But Hastie said StewardChoice may try to negotiate broader residential recycling coverage for the holdout cities in the Lower Mainland that decided against being part of MMBC’s system.

“Abbotsford, the Township of Langley and Delta are not receiving producer-funded recycling,” he said. “So we are evaluating whether or not we could provide producer funding to those communities too.”

Get local stories you won't find anywhere else right to your inbox.
Sign up here

Just Posted

File photo
Surrey Mounties seeking dash-cam footage of Whalley road rage fight

Two men are alleged to have stabbed one another

The RCMP helicopter. (File photo)
Suspect escapes after police pursuit through Surrey, Langley, Abbotsford

Police chase involved two stolen vehicles, including one taken in Mission

IIO Chief Civilian Director Ron MacDonald. (File photo: Tom Zytaruk)
Police watchdog concludes Mounties didn’t shoot Fleetwood teen at strip mall

IIO finds tragic death of teenager ‘not the result of any actions or inactions’ by the Surrey RCMP

Emergency crews shut down White Rock’s Five Corners district on Feb. 19, 2020 after an altercation left an elderly man in critical condition. (File photo)
Trial dates set in White Rock manslaughter case

Proceedings against Ross Banner, 71, set for June 2021 in Surrey Provincial Court

Fraser Health Overdose Alert.
Fraser Health issues Overdose Alert for Surrey

Health authority reports spike of overdoses in the last 24 hours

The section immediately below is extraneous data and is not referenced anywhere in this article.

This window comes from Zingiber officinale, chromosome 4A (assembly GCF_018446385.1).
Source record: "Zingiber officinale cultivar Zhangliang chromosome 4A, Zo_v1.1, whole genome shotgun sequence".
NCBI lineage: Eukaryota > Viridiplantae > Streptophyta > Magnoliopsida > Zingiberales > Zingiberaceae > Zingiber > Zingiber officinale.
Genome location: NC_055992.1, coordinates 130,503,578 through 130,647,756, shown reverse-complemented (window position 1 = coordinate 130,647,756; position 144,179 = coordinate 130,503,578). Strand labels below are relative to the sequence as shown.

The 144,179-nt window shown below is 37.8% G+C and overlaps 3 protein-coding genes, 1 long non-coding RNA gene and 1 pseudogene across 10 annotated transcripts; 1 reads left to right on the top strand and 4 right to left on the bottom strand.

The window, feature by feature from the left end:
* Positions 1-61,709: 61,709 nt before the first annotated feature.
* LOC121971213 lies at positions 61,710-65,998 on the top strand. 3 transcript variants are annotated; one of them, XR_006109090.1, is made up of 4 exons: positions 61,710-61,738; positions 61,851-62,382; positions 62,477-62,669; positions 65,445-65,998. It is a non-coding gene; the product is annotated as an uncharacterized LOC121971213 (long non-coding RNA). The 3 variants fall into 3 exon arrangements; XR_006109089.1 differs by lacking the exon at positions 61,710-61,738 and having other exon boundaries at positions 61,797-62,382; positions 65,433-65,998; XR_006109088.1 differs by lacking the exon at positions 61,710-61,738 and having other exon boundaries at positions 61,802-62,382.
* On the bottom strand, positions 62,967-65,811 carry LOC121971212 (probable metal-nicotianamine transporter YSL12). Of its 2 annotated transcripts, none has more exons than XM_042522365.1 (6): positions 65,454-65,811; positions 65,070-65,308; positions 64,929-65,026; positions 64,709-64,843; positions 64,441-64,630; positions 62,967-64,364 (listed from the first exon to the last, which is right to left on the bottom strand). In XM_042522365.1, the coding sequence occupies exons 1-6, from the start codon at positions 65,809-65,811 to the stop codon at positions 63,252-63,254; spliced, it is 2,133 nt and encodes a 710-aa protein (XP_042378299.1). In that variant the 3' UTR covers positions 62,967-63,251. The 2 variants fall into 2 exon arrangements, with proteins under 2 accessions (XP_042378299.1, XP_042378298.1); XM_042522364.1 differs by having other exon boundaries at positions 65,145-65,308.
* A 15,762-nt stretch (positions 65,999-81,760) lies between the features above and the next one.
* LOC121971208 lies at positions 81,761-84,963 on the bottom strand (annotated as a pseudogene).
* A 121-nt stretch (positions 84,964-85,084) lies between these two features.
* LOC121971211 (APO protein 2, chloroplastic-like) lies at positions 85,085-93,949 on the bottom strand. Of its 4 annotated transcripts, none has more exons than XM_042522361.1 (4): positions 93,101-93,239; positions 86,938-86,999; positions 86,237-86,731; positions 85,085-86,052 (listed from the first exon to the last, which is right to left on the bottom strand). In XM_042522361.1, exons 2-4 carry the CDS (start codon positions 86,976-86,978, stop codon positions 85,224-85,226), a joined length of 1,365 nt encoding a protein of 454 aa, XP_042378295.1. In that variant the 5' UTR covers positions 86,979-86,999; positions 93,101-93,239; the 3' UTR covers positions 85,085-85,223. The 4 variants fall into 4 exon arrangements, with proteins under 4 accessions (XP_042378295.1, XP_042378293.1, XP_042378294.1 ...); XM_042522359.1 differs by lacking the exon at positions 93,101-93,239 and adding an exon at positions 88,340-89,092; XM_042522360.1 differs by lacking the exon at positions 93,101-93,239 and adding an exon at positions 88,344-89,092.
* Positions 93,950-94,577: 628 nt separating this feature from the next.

FILE – Provincial health officer Dr. Bonnie Henry answers questions during a press conference to update on the province’s fall pandemic preparedness plan from the press theatre at Legislature in Victoria, Wednesday, Sept. 9, 2020. THE CANADIAN PRESS/Chad Hipolito
B.C. sees record-breaking daily COVID infections with 499 new cases over weekend

Two people, both in the Lower Mainland, died due to the virus over the weekend

A passer-by walks past a COVID-19 testing clinic in Montreal, Friday, Oct. 16, 2020. THE CANADIAN PRESS/Ryan Remiorz
Canada ‘yet to see’ deaths due to recent COVID surge as cases hit 200,000

Much of the increase in case numbers can be attributed to Ontario and Quebec

Police confirm human remains were found in a recycling bin in Vancouver on Oct. 18, 2020. (Black Press Media file photo)
Human remains found in recycling bin floating near Vancouver beach

Police asking nearby residents to see if their recycling bin has gone missing

Is it time to start thinking about greener ways to package cannabis?

Packaging suppliers are still figuring eco-friendly and affordable packaging options that fit the mandates of Cannabis Regulations

Join Black Press Media and Do Some Good

Pay it Forward program supports local businesses in their community giving

B.C. Liberal leader Andrew Wilkinson visits a North Vancouver daycare to announce his party’s election promises for child care, Oct. 9, 2020. (B.C. Liberal Party video)
B.C. parties pitch costly child care programs in pandemic

B.C. Liberals say they’ll deliver on NDP’s $10-a-day promise for lower-income families

A B.C. man decided to create a website to help people find family doctors accepting patients. Because Victoria is considered high-demand, clinic openings can’t be posted publicly. (Unsplash)
Vancouver Island man starts website that connects B.C. residents with doctors

Nanaimo man started project to help people find family physicians accepting patients

Voting station at Tzeachten Hall in the riding of Chilliwack-Kent on the first day of advance voting in the provincial election on Oct. 15, 2020. (Paul Henderson/ Chilliwack Progress)
B.C. VOTES 2020: 380,000 British Columbians head to polls in first 4 days of advance voting

Some of highest voter turnout so far has been seen on Vancouver Island and in Shuswap

Most Read